It’s not often that a new calibre is presented, and it’s nice that Grand Seiko has chosen their 60th Anniversary to unveil what they consider themselves – “their finest mechanical calibre ever created.”
The spec sheet is certainly impressive, with the headline features as follows: a high beat rate of 36,000 vph, 80 hours of power reserve and a slim profile.
Each of these features on its own is a difficult task, but have them together in one movement and the task becomes immeasurably harder. Take the first two features as an example – 36,000 vph, 80 hours of power reserve.
Having a high beat 36,000 vph escapement is extremely power intensive, which is why it’s not easy to have long power reserves with one. That this new calibre 9SA5 manages to have 80 hours is quite an achievement, and I’m not sure if there is anything else out there that can do the same. Then pack it all into a movement that is only 5.18mm thin, and this means that everything has to be more efficiently designed and put together. Grand Seiko considers the slim profile of the calibre 9SA5 as a foundation for future movements and it is certainly logical, since there is more space to stack modules on top without making the resulting watch too thick. This along with the long power reserve means that there is more power that can be deployed for other complications.
The calibre 9SA5 achieves its performance through a number of new technical innovations.
The first is a new escapement called the “Dual Impulse Escapement”. Differing from the standard lever escapement, it is unique in that in one direction, power is transmitted directly to the balance wheel and in the other direction, it is via the pallet fork as in a traditional escapement. That certain sounds like something we’ve heard before. By eye, the look of this new escapement has certain similarities to the George Daniels’s co-axial escapement, now used on an industrial scale by Omega. Although there are some notable differences – the co-axial escapement has two escape wheels mounted on a single axis (hence the name) while the new Hi-Beat escapement has only one. The other noticeable difference is that there are only two locking jewels on the lever of the calibre 9SA5, but three on the co-axial escapement.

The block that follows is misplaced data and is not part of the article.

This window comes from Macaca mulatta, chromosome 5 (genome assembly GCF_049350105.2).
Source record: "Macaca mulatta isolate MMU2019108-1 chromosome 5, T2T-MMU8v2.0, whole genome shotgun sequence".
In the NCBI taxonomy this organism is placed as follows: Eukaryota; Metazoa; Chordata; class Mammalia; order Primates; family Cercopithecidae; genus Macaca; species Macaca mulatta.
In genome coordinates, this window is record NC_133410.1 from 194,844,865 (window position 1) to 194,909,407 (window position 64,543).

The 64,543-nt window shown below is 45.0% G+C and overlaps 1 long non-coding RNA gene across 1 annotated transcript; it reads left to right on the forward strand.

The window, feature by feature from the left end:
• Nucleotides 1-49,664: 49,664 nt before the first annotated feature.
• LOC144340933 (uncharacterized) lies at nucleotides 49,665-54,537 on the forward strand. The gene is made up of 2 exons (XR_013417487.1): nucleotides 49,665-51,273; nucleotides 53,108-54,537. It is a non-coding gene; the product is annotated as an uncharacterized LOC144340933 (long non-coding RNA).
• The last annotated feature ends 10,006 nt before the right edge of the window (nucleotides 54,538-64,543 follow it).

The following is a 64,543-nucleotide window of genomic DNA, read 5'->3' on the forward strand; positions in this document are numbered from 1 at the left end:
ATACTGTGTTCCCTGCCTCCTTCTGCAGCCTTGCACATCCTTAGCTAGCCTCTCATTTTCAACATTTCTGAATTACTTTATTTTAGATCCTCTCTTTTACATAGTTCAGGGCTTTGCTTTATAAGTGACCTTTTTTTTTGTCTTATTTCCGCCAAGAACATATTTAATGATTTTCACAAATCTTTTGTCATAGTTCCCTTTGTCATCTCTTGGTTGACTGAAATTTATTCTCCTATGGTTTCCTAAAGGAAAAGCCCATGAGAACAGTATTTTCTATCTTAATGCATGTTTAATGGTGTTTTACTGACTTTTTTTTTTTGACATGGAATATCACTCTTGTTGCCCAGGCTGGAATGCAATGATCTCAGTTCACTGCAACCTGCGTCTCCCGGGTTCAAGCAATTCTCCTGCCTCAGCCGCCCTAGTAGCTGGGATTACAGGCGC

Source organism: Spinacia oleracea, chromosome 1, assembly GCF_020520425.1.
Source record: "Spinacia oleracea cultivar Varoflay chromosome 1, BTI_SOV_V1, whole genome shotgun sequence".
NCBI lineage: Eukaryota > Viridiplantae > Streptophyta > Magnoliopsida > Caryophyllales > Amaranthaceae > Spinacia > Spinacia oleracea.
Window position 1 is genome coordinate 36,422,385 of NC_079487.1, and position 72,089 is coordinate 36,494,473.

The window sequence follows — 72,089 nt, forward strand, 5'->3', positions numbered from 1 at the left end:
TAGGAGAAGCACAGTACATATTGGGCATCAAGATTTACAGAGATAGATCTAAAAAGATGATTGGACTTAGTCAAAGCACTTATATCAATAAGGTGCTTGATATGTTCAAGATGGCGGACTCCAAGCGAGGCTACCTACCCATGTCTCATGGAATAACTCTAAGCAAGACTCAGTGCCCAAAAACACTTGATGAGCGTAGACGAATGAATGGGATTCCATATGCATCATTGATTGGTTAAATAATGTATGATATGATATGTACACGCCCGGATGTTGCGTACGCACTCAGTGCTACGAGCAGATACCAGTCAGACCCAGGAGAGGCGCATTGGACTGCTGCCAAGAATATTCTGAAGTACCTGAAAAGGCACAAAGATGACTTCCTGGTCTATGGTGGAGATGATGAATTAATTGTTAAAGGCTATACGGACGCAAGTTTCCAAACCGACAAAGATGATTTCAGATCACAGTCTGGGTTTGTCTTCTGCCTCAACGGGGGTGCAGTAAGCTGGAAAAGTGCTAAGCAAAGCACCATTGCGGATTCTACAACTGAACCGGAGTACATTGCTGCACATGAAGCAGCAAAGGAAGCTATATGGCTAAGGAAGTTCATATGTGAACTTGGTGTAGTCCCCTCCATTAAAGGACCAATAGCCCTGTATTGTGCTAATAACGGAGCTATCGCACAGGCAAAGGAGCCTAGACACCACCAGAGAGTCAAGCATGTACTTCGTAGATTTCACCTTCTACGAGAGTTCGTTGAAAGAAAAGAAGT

The next innovation is a new free-sprung balance that uses an overcoil, an arrangement that will certainly help in improving long term precision and resistance to shock. Rolex of course, is famous for using a free-sprung balance as well as an overcoil, and for the aforementioned reasons as well, so it is a good move. The disadvantage of a free-sprung balance is that the weights on the balance wheel have to be adjusted individually, which does take more time and skill to do properly. Though if it is skill that is required, there is no shortage of it at the Grand Seiko Studio Shizukuishi where the movements are made and assembled.
The third innovation is the horizontal gear train, that has all the main components, including the barrel, all in a new flattened layout making the new calibre is 15% slimmer than the current high beat one in the collection. Along with this there are two barrels arranged in sequence that enhance the power reserve making the date change virtually instantaneous.
With a movement as special as this, Grand Seiko has decided to styled the watch that it is cased in after the celebrated 44GS from 1967. Even though it looks similar to its inspiration, the slimmer movement has resulted in a slimmer case and so the case comes with a wider lug spacing than normal to allow the watch to sit better on the wrist. Furthermore, in true celebratory style, the theme of the watch is yellow gold, with the Grand Seiko logo, indexes and calendar frame all in 18k yellow gold, as is the case, and the folding clasp that comes on a crocodile strap. Only 100 pieces will be made of this watch in a special limited edition, that will only be available at the Grand Seiko Boutiques from August 2020.
Don’t worry though if this version is too rich for your blood. There is no doubt that you will be able to enjoy the performance of this movement in future generations of Grand Seiko watches. When that happens, it’ll be one more reason to choose a watch from the storied Japanese brand than from a Swiss one.